When the Palo Alto school board replaced controversial law firm Lozano Smith with another firm in 2017, board members expected their former attorneys would not be receiving any new work from the district.
So it came as a surprise to Vice President Todd Collins on Tuesday to learn that staff continued to consult with Lozano Smith attorneys this year, and not merely on wrapping up work already in progress but also on new legal matters.
The gap between the school board's understanding and what's been happening on the ground at the district office came out during the board's annual review of law firm contracts, when Superintendent Don Austin indicated that district staff had budgeted a $25,000 contract with Lozano Smith for next year to work on what he understood to be "new and future items."
Lozano Smith advised the district on issues relating to personnel, the teachers union and general governance until 2017, when the district put out a Request for Proposal (RFP) to replace the firm following criticisms of its services from board and community members. Lozano Smith submitted and then withdrew its proposal after the district asked about a federal judge's sanctioning of the Walnut Creek firm for misrepresenting facts in a special-education case, not wanting to “divide” the board during the selection process, according to Collins. The judge ordered all Lozano Smith attorneys to undergo ethics training, according to news reports.
The board selected one of its existing firms, Dannis Woliver Kelley, to take over the bulk of legal services, including human resources, business, construction, curriculum and other matters. Lozano Smith was to complete open matters but not take on any new ones. The board approved a $25,000 contract with Lozano Smith last June, which staff said at the time was for the firm to "finish up on open cases."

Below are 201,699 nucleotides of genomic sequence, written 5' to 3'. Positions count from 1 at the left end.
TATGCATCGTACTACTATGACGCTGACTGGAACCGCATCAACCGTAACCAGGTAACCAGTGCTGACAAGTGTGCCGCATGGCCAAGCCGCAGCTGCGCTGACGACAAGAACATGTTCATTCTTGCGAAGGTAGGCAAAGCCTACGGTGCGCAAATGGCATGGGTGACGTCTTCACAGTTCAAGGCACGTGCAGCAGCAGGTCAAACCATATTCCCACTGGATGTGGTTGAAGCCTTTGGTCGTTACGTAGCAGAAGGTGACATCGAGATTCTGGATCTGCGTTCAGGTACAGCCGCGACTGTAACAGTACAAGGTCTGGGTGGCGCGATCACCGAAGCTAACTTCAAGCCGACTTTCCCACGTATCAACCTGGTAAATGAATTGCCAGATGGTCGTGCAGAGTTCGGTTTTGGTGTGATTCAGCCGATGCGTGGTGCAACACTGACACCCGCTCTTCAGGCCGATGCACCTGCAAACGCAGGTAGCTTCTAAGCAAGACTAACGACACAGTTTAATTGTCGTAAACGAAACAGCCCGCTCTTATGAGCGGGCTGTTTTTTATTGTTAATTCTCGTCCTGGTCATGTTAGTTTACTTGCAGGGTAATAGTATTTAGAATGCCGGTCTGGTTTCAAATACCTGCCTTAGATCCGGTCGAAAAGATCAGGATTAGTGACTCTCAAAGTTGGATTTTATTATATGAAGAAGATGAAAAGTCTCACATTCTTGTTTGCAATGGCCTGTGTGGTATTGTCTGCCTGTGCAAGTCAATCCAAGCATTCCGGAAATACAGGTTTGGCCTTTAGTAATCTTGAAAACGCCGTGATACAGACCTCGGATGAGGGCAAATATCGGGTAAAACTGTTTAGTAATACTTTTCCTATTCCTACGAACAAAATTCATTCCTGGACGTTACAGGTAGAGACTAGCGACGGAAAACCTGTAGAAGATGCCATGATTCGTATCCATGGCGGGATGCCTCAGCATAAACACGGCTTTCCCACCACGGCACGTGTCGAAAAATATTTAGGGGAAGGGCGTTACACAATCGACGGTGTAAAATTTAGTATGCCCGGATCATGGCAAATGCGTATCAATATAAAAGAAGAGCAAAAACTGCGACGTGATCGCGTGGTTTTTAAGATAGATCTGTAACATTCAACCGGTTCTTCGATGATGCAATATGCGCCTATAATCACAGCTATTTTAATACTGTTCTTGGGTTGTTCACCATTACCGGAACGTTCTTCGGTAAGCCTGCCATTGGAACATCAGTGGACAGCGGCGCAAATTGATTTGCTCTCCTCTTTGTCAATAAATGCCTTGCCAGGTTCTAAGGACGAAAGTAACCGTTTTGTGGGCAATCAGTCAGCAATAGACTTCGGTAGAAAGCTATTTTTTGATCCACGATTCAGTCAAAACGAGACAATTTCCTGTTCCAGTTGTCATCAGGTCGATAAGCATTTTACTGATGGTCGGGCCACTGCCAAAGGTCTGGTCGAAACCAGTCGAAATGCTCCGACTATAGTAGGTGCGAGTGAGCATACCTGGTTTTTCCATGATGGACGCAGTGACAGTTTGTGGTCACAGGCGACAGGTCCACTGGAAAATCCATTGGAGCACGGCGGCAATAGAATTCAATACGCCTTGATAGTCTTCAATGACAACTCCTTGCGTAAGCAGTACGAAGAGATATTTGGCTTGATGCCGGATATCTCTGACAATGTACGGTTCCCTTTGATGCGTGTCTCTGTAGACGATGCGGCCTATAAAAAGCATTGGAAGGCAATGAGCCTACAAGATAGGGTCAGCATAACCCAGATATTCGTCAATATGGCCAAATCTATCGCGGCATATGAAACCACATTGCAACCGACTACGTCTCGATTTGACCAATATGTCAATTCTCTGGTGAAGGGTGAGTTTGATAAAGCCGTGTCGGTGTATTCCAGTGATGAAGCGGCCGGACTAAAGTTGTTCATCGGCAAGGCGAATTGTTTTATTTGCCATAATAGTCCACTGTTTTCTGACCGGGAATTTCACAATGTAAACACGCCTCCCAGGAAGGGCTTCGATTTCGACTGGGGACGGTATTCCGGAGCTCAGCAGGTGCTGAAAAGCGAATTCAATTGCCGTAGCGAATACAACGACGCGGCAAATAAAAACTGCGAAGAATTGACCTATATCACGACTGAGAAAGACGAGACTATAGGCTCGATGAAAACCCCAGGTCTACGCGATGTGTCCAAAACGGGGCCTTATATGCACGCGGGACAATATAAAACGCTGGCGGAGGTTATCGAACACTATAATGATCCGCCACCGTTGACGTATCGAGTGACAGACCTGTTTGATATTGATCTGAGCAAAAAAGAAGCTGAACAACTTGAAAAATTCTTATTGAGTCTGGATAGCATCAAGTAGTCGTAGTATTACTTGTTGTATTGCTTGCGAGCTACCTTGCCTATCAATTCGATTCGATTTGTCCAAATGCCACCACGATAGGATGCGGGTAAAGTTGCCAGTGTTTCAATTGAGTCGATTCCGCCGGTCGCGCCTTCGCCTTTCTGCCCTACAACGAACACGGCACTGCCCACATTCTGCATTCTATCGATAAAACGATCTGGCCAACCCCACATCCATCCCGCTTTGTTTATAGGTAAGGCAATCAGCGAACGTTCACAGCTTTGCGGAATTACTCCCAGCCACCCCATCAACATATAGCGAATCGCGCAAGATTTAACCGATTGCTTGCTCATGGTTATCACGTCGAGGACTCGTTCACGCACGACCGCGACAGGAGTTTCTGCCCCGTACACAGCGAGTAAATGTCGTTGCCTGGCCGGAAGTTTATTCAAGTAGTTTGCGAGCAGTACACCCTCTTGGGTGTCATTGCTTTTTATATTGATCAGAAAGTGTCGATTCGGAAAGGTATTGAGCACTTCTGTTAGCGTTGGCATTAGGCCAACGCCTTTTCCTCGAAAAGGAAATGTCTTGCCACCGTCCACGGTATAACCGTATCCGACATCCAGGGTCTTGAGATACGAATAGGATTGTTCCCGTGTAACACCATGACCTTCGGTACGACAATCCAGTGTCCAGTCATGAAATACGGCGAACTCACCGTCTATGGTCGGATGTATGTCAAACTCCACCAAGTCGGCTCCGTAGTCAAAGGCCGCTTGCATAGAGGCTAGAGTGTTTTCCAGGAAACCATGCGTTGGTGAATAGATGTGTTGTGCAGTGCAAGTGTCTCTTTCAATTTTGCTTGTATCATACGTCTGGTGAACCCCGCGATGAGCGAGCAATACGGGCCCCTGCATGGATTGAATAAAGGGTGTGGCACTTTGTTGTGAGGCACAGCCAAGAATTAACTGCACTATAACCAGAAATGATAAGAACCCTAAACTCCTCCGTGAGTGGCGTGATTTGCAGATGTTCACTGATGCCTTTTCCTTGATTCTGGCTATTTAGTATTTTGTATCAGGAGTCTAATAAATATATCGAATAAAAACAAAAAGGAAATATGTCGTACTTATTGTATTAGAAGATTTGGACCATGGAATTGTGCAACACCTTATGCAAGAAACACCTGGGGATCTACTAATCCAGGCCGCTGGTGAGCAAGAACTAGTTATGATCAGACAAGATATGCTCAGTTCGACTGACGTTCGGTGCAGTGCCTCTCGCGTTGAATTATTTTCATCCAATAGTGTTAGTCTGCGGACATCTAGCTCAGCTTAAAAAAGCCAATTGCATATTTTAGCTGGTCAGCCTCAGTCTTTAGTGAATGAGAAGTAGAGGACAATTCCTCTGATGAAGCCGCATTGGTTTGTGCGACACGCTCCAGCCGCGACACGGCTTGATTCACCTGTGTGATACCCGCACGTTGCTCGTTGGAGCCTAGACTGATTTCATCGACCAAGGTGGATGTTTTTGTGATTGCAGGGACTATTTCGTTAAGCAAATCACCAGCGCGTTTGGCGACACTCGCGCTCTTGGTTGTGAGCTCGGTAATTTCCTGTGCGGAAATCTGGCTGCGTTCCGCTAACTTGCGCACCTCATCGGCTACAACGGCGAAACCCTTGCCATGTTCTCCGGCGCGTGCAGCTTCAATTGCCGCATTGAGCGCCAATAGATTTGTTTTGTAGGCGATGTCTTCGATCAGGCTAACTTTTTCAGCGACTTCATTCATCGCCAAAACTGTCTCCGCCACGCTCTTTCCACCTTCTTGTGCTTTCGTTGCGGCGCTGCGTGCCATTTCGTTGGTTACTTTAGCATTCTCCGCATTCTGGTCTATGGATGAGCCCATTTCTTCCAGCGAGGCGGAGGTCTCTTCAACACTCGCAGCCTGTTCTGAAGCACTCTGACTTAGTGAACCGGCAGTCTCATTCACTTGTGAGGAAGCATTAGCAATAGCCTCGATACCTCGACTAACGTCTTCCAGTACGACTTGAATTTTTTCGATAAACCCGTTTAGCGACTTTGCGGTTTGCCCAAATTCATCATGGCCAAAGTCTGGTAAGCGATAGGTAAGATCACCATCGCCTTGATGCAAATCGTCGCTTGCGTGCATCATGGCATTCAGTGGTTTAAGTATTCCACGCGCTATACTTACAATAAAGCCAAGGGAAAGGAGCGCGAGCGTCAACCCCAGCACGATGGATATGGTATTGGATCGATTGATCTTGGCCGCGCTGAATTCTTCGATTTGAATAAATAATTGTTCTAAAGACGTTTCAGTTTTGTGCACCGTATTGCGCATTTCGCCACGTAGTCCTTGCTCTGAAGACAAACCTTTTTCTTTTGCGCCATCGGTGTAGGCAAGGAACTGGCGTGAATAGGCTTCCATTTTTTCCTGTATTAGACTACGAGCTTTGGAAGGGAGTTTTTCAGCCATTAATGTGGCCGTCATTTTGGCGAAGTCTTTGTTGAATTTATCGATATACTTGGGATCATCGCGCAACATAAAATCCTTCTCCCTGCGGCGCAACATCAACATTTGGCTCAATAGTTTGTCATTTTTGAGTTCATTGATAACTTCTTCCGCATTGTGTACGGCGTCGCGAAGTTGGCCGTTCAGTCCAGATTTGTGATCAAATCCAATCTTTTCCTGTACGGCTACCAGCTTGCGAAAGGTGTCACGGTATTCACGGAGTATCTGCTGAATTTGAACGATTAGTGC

"I'm not sure on what basis we're giving them the work because they did not participate in the RFP process and were not selected," Collins said on Tuesday.
The district drastically reduced its budget with Lozano Smith in the 2017-18 school year, from about $233,000 the prior year to about $54,000. The district paid the firm $11,000 between July 2018 to March 2019.
In an interview on Wednesday, Austin clarified that the district has no ongoing matters with Lozano Smith but that Bond Program Manager Bob Golton and Deputy Superintendent Karen Hendricks have consulted the firm's attorneys this year on several matters, including sexual harassment trainings, leases and the bond.
However, he said, because "there's nothing of substance that would necessitate an ongoing contract" with the firm, Austin will now not be bringing forward a contract with Lozano Smith to the board's next meeting this Tuesday, June 18.
Board member Melissa Baten Caswell said Tuesday that while "the people that are on the ground doing their work should be working with legal counsel that they feel are the most competent and we need to respect that unless we have some information to the contrary," the board should be informed as to why a firm other than the one they selected was being consulted.
"It needs to be consistent," she said.
Contracts for next school year with Dannis Woliver Kelley for $250,000 and with Atkinson, Andelson, Loya, Ruud and Romo, which has advised the district on Title IX and special education, for $550,000, will be on the board's June 18 consent agenda. Consent items are routinely approved without discussion.
After years of outsized spending on external law firms, peaking at over $2 million in the 2017-18 school year, legal expenses overall have started to go down with the hiring of an in-house general counsel in December. From July 2018 through March of this year, the district spent about $460,00 on outside legal services as General Counsel Komey Vishakan absorbed more of the district's legal work. Her annual salary is $188,634.
The district anticipates spending a total of $825,000 on outside law firms next year.